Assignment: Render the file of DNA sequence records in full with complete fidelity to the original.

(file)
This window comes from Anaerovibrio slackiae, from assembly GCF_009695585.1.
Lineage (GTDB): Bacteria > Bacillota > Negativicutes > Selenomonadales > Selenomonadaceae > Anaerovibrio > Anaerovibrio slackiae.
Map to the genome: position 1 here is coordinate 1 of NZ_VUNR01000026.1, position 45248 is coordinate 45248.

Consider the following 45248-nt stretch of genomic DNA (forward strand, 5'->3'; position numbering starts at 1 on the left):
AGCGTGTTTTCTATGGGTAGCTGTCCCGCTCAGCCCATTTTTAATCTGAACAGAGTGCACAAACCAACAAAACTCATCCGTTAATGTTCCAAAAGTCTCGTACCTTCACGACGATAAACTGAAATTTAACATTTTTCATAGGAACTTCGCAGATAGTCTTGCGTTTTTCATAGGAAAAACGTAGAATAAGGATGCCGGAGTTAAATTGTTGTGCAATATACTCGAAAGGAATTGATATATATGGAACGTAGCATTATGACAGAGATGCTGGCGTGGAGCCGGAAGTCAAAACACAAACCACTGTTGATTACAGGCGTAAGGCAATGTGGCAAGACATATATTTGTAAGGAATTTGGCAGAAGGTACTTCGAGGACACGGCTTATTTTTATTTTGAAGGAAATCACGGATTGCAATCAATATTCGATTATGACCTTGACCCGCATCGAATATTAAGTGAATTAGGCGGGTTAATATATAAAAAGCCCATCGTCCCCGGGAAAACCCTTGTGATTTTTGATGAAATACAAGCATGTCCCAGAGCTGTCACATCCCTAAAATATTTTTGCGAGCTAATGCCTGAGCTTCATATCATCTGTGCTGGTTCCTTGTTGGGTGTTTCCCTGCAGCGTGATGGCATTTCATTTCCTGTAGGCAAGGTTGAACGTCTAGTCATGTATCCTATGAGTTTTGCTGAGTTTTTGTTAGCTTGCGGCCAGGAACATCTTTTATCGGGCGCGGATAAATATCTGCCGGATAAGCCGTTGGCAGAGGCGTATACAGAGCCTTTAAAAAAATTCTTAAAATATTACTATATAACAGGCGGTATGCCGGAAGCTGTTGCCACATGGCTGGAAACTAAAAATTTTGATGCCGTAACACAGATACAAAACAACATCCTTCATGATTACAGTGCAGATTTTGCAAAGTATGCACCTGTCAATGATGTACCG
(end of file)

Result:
This window comes from Anaerovibrio slackiae, from assembly GCF_009695585.1.
Lineage (GTDB): Bacteria > Bacillota > Negativicutes > Selenomonadales > Selenomonadaceae > Anaerovibrio > Anaerovibrio slackiae.
Map to the genome: position 1 here is coordinate 1 of NZ_VUNR01000026.1, position 45248 is coordinate 45248.

Consider the following 45248-nt stretch of genomic DNA (forward strand, 5'->3'; position numbering starts at 1 on the left):
AGCGTGTTTTCTATGGGTAGCTGTCCCGCTCAGCCCATTTTTAATCTGAACAGAGTGCACAAACCAACAAAACTCATCCGTTAATGTTCCAAAAGTCTCGTACCTTCACGACGATAAACTGAAATTTAACATTTTTCATAGGAACTTCGCAGATAGTCTTGCGTTTTTCATAGGAAAAACGTAGAATAAGGATGCCGGAGTTAAATTGTTGTGCAATATACTCGAAAGGAATTGATATATATGGAACGTAGCATTATGACAGAGATGCTGGCGTGGAGCCGGAAGTCAAAACACAAACCACTGTTGATTACAGGCGTAAGGCAATGTGGCAAGACATATATTTGTAAGGAATTTGGCAGAAGGTACTTCGAGGACACGGCTTATTTTTATTTTGAAGGAAATCACGGATTGCAATCAATATTCGATTATGACCTTGACCCGCATCGAATATTAAGTGAATTAGGCGGGTTAATATATAAAAAGCCCATCGTCCCCGGGAAAACCCTTGTGATTTTTGATGAAATACAAGCATGTCCCAGAGCTGTCACATCCCTAAAATATTTTTGCGAGCTAATGCCTGAGCTTCATATCATCTGTGCTGGTTCCTTGTTGGGTGTTTCCCTGCAGCGTGATGGCATTTCATTTCCTGTAGGCAAGGTTGAACGTCTAGTCATGTATCCTATGAGTTTTGCTGAGTTTTTGTTAGCTTGCGGCCAGGAACATCTTTTATCGGGCGCGGATAAATATCTGCCGGATAAGCCGTTGGCAGAGGCGTATACAGAGCCTTTAAAAAAATTCTTAAAATATTACTATATAACAGGCGGTATGCCGGAAGCTGTTGCCACATGGCTGGAAACTAAAAATTTTGATGCCGTAACACAGATACAAAACAACATCCTTCATGATTACAGTGCAGATTTTGCAAAGTATGCACCTGTCAATGATGTACCG